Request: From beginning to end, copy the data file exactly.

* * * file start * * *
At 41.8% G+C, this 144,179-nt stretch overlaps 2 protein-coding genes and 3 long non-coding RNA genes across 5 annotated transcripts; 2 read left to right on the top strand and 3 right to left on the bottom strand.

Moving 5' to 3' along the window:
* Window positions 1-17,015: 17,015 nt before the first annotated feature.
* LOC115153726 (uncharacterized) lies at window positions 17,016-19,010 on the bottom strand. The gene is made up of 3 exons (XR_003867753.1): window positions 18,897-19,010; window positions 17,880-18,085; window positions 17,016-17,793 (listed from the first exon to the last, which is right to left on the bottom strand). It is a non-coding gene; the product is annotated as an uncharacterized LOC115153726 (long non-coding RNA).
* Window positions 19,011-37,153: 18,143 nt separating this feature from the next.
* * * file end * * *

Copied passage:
At 41.8% G+C, this 144,179-nt stretch overlaps 2 protein-coding genes and 3 long non-coding RNA genes across 5 annotated transcripts; 2 read left to right on the top strand and 3 right to left on the bottom strand.

Moving 5' to 3' along the window:
* Window positions 1-17,015: 17,015 nt before the first annotated feature.
* LOC115153726 (uncharacterized) lies at window positions 17,016-19,010 on the bottom strand. The gene is made up of 3 exons (XR_003867753.1): window positions 18,897-19,010; window positions 17,880-18,085; window positions 17,016-17,793 (listed from the first exon to the last, which is right to left on the bottom strand). It is a non-coding gene; the product is annotated as an uncharacterized LOC115153726 (long non-coding RNA).
* Window positions 19,011-37,153: 18,143 nt separating this feature from the next.